Internal Audit and the Internet of Things


The world may be connected by tangible bridges, roads and pathways but since ‘smart’ became the adjective for everything from our cars and phones to essentially the way we manage our households (cough) Alexa; connectivity has redefined itself. The Internet of Things (IoT) applies to any system, app, device or platform connected to the web making for a more interlinked society than has ever existed.

This of course creates opportunities and by extension, risks.

Internal auditors are an integral cog in the wheel of defence against the potential for hacking, cyber crime and privacy issues that come with living in a world that hinges itself on the power of the internet. It is the responsibility of those working in internal audit to monitor the IoT landscape closely so as to identify and prevent those areas of risk from impacting on the business.

The digital disruption of the IoT is moving intensely faster than its innovative predecessors which once upon a time would slowly transform an industry over a number of years. Speed of business is a fact of modern life and something internal auditors need to be able to keep pace with in order to be effective. The work of auditors is utilising technology more than ever both due to the IoT and with the advent of machine learning, AI and automation. Thus candidates coming into the internal audit space must be able to demonstrate the relevant knowledge of how to apply the technology in practice.

From the technical to the strategic, there is now a greater expectation for internal auditors to take on a more strategic business partner role in their organisations. That ‘trusted advisor’ function is more than just a buzzword thrown around the audit piece; it in fact defines the type of individual companies and stakeholders require to fill an internal audit role. The internal audit team are a key component in evaluating strategic risks affecting the business, cue those presented by the IoT. Businesses are relying on their internal audit function to raise the areas of opportunity associated with the IoT as well as the potential risks.

It is up to the internal auditors to determine that their management is employing efficient practices for identifying, evaluating and responding to financial and operational risks. Candidates, therefore, who can hold a conversation with C-level people and who have a solid understanding of the business will be most in demand. The focus of internal auditors needs to be on the “’solution’ level of the continuum” according to a white paper published by global consulting firm, Protiviti. How they can add value in this way is to facilitate positive change and internal best practices around the new risk that the IoT represents.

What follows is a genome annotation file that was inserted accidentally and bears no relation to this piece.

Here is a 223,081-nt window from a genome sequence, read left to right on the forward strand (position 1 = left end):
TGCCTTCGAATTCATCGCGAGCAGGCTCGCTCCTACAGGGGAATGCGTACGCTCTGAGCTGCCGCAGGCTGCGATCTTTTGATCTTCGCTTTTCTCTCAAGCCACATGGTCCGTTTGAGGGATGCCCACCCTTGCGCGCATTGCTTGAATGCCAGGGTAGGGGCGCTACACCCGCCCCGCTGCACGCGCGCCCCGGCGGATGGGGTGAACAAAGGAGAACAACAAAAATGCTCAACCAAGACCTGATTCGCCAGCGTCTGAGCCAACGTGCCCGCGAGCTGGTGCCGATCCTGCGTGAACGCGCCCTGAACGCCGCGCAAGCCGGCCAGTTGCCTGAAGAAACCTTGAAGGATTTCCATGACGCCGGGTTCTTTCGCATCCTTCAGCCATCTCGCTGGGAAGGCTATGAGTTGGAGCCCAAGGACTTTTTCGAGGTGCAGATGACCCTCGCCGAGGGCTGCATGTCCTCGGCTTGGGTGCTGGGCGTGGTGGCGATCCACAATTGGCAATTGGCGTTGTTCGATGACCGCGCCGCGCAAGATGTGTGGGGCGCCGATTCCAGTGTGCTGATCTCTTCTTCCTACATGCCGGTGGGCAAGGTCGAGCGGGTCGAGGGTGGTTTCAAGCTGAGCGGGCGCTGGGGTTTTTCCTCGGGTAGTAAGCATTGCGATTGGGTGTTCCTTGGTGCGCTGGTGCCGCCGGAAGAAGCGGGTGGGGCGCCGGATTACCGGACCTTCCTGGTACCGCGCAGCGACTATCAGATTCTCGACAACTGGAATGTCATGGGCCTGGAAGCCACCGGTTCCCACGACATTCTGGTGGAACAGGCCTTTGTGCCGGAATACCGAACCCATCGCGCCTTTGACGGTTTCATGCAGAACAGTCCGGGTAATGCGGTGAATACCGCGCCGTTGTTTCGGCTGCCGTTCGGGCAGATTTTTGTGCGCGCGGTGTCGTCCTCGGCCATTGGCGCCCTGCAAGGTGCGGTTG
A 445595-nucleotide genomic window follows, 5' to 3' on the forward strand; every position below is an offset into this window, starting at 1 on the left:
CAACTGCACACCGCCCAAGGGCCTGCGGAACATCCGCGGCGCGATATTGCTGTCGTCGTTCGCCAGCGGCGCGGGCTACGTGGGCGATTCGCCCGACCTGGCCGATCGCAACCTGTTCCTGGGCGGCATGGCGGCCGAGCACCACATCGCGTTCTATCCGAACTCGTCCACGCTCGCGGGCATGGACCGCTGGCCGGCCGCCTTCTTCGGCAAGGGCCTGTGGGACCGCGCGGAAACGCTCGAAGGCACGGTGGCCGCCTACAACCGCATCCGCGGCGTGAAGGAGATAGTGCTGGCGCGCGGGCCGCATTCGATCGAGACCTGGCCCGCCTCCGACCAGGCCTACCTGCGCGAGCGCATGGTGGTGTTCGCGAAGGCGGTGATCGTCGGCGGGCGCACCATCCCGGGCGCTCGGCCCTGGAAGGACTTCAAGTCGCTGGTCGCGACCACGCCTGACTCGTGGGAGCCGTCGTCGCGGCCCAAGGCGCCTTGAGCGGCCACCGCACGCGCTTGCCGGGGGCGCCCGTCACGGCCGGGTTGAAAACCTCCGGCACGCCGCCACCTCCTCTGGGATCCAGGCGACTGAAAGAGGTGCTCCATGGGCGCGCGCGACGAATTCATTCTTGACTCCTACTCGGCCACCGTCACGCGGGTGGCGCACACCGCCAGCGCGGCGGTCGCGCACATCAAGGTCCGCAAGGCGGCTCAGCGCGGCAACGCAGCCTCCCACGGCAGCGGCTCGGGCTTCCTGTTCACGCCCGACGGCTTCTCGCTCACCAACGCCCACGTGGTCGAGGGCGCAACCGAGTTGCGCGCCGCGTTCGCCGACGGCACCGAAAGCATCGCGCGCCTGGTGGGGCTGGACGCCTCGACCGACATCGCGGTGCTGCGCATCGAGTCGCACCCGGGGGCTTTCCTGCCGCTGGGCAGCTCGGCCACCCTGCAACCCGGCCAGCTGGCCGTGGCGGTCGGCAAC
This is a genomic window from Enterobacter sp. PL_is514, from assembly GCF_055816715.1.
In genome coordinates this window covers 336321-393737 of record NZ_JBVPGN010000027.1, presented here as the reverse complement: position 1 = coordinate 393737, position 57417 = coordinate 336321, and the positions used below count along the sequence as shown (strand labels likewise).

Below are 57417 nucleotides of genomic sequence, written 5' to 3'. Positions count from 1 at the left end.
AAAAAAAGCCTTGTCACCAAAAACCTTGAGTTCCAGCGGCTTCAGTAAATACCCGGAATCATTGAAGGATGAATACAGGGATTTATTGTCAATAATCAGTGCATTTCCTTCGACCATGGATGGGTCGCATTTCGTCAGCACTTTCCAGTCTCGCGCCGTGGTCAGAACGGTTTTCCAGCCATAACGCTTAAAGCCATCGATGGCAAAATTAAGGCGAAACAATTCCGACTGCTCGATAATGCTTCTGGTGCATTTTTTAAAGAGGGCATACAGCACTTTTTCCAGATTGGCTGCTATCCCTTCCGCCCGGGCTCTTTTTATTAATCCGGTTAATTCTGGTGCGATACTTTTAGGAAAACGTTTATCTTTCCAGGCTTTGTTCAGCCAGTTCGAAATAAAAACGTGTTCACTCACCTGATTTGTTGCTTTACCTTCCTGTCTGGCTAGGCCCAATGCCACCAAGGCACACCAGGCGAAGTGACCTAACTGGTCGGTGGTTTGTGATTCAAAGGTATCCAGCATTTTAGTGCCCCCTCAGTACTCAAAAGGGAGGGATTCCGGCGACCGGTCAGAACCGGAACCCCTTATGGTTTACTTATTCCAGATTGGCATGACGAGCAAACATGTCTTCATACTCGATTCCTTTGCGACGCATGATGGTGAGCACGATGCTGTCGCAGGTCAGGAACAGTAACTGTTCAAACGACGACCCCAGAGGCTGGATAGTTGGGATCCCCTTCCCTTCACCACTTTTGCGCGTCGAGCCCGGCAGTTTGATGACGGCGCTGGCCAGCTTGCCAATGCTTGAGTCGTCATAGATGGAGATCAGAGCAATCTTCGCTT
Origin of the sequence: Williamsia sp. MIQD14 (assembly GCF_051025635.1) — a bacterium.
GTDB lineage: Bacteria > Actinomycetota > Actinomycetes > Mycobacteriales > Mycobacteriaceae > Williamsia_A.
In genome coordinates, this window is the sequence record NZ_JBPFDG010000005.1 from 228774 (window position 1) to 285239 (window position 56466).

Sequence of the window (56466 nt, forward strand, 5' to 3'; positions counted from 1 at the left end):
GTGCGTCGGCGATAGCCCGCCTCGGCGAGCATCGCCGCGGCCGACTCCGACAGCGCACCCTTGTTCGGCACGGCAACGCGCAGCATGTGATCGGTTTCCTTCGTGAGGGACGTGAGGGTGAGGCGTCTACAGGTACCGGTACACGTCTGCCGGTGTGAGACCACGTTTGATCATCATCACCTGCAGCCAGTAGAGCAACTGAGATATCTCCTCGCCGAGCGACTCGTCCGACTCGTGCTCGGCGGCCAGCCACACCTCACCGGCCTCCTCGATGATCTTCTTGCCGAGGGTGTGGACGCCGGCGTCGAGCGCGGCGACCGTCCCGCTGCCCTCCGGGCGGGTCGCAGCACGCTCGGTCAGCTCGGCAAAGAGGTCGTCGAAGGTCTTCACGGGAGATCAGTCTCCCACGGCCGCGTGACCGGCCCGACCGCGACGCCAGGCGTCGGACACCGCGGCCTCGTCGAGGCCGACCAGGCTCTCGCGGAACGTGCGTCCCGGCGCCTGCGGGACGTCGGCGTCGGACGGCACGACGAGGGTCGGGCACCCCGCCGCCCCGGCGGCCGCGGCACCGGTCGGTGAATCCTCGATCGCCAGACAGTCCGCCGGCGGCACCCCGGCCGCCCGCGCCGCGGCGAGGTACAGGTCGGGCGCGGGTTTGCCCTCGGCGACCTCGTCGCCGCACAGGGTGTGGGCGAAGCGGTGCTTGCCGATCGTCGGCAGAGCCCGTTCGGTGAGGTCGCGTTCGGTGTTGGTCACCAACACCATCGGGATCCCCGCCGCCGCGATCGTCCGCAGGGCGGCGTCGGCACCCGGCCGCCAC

Referred to as the fourth industrial revolution, the Internet of Things is at its core a digital disruption and one that could rejuvenate the old school mentality within which internal audit has long been compressed. The challenge for both audit and compliance professionals is the speed at which the Internet of Things is evolving, as the associated risks and controls advance along with it. Internal auditors need to stay ahead of the curve and keep up with the developments of the IoT in order to spot the indicators of change and its related impact on their organisation.

It is impossible to predict definitively how the Internet of Things will shape the face of business, just as we couldn’t have foreseen how the Internet itself would transform the way of doing things. However, as far as working in internal audit alongside this digital disruption, it is simply a test of the fundamental skills required. The IoT will encourage more strategic thinking, greater business acumen, effective relationship management and a more agile internal auditor.

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